Lovelace, daughter of Lord Byron, grew up in the 19th century and had an excellent education and a proper upbringing thanks to her mother. Fiona Robinson shares the many influences in Lovelace's life including the creativity she in inherited from her father, the love of math that came from her mother, and her idea for loops and sequences in computer programming that Lovelace modeled after looms in factories she toured. Readers will appreciate the watercolor illustrations Robinson cut and mounted at different depths which make the illustrations appear 3D. Ada's Ideas could be read aloud to upper elementary students who are learning about loops and sequences in computer programming. Lovelace's work and life demonstrate to readers that computer science is a marriage between art and STEM.


Sunday, November 27, 2016

Freedom Over Me

Freedom Over Me: Eleven Slaves, Their Lives and Dreams Brought to Life 
by Ashley Bryan
Atheneum Books for Young Readers, 2016
Grades 4 and up

As 2016 comes to a close there are still many amazing nonfiction books in my review pile. Freedom Over Me is one of those titles that rises to the top this year. Beloved author and illustrator, Ashley Bryan, based the book on an historical document: The Fairchilds Appraisement of the Estate from July 5, 1828. The document, which can be viewed in the back of book, lists eleven slaves and their prices along with animals and cotton owned by the Fairchild Estate. Bryan took inspiration from the document and wrote poems and painted portraits of each person listed.

The first poem describes Mrs. Mary Fairchilds, a widow who is selling her family's estate which includes eleven slaves.  On the following page titled "For Sale,"  Bryan paints the eleven slaves owned by the Fairchilds and labels the picture with names and prices. Historical deeds and documents are effectively layered behind the pen, ink and watercolor illustrations. Each poem brings to life a slave from the appraisement list. In the following poems, Bryan imagines the work, dreams and relationships of each slave. Stephen is 32 year-old carpenter. Readers learn that he secretly learned to read and is in love with Jane. The next page describes Stephen's dreams of being free, marrying Jane and building houses. The poems continue in the same pattern with a two-page spread introducing the person followed by two pages describing his/her dreams.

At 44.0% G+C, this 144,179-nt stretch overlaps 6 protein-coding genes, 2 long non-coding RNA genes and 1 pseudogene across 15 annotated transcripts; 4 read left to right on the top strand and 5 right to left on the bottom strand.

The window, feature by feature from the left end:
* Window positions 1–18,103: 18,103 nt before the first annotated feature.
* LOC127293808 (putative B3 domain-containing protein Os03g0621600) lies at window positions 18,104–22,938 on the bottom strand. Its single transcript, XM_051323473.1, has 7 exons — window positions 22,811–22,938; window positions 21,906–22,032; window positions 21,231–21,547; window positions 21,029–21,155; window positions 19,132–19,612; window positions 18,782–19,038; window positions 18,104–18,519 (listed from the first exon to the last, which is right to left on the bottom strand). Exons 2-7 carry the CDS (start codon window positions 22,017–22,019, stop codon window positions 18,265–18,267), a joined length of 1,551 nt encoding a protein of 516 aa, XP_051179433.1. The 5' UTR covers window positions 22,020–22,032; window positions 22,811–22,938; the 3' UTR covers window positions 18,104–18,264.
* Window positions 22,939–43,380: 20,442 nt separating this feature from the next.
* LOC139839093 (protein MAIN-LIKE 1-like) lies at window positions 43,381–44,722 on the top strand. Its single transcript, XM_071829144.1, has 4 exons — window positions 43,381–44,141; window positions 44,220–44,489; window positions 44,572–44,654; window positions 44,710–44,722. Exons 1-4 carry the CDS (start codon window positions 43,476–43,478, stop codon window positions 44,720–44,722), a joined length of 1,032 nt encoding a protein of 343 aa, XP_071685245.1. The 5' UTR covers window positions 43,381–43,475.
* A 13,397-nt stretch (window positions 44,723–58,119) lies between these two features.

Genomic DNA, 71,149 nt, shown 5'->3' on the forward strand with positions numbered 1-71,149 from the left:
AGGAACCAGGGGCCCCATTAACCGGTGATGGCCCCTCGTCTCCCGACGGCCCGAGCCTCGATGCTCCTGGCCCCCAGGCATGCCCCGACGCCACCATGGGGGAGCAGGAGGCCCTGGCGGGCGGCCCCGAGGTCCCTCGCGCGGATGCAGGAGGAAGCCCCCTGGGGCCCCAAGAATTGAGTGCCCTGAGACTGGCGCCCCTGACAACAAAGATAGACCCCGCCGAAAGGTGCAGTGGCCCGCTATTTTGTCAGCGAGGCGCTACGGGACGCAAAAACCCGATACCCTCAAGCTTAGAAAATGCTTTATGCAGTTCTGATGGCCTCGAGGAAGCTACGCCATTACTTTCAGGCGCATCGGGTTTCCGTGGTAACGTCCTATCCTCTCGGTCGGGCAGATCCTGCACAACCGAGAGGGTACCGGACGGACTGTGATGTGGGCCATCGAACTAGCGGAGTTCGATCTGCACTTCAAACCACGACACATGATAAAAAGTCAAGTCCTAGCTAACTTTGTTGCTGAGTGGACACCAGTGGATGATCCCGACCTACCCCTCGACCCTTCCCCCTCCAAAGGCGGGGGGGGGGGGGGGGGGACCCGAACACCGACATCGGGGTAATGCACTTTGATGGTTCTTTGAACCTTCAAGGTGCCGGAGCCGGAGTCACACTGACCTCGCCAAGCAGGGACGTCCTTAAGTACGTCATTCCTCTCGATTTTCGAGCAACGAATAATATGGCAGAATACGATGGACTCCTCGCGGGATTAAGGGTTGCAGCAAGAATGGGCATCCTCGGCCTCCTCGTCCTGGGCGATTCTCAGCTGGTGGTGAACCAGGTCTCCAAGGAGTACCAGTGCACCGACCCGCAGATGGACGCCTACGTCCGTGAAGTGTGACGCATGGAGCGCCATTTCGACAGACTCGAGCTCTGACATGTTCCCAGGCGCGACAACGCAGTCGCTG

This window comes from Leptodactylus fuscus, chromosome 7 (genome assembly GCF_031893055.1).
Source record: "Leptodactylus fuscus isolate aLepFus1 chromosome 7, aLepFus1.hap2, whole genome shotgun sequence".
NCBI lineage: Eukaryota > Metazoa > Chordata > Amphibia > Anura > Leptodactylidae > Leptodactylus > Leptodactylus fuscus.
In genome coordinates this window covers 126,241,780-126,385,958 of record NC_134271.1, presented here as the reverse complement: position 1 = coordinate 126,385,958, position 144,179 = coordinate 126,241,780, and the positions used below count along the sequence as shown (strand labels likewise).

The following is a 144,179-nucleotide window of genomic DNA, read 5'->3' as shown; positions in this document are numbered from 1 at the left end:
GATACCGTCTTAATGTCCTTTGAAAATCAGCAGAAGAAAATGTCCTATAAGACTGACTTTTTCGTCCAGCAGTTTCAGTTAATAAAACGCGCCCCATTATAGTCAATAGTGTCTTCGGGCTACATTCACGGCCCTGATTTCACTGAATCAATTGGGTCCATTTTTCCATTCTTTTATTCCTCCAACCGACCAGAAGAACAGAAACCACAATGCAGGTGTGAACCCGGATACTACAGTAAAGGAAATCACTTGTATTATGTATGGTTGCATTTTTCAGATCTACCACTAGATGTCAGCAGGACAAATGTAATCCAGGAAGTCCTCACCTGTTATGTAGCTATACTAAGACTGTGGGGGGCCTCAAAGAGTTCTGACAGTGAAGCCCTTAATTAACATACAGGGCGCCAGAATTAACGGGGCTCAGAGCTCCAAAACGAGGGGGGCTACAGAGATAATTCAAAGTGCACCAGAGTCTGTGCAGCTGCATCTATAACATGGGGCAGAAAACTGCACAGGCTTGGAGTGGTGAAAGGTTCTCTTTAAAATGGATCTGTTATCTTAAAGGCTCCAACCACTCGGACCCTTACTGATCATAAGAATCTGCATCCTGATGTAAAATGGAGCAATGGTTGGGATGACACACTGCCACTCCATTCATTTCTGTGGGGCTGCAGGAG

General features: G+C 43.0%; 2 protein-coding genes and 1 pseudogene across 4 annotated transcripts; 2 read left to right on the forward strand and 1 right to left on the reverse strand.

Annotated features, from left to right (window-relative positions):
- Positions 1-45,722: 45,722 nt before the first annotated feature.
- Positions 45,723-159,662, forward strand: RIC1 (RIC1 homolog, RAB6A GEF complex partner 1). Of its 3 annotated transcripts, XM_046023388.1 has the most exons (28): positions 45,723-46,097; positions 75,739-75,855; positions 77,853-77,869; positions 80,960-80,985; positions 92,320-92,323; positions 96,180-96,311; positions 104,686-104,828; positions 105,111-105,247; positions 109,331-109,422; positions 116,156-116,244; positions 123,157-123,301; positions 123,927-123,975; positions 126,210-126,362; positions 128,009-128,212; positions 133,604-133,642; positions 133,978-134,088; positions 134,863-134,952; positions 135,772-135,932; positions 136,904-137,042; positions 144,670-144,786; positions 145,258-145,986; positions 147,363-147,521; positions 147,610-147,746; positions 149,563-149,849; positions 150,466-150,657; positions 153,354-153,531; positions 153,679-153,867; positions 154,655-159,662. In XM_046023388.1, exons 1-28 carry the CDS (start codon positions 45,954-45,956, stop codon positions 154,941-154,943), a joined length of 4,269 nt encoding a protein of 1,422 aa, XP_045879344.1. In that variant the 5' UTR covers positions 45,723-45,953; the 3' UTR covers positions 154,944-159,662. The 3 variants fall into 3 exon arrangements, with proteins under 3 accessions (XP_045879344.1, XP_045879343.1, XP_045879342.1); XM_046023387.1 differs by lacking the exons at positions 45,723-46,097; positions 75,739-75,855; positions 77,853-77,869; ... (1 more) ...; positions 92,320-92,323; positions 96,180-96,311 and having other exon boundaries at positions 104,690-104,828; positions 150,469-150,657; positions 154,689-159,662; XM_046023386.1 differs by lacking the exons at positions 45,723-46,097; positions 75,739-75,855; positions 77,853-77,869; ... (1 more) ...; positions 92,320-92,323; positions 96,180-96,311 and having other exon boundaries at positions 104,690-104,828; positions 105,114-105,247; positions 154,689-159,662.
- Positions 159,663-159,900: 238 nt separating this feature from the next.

Freedom Over Me is a powerful book that is a must purchase for school and public libraries. The poems beg to be read aloud in true Ashley Bryan style. Upper elementary, middle school and high school history teachers should read Freedom Over Me with their students. The poems and illustrations are sure to elicit important discussions about the history slavery in our country. Pair with Never Forgotten by Leo Dillon and Pat McKissack or I Lay My Stitches Down by Cynthia Grady.

Visit the publisher's page to view pages from the book.






Monday, November 14, 2016

Spotlight on Pamela S. Turner

Samurai Rising 
by Pamela S. Turner
illustrated by Gareth Hinds
Charlesbridge, 2016
Grades 6 and up

It's been a banner year for nonfiction author, Pamela S. Turner. Many nonfiction fans know Turner's Scientists in the Field books such as  The Frog Scientist and The Dolphins of Shark Bay. Earlier this year, Charlesbridge released Samurai Rising, Turner's epic biography of Minamoto Yoshitsune. Aimed at upper middle grade and teen readers, the biography details the exciting life of Yoshitune, a scrawny risk taker who became Japan's bravest Samurai in twelfth-century Japan. Rebellion, revenge, rivalries and fierce battles make this a thrilling page-turner for teen readers.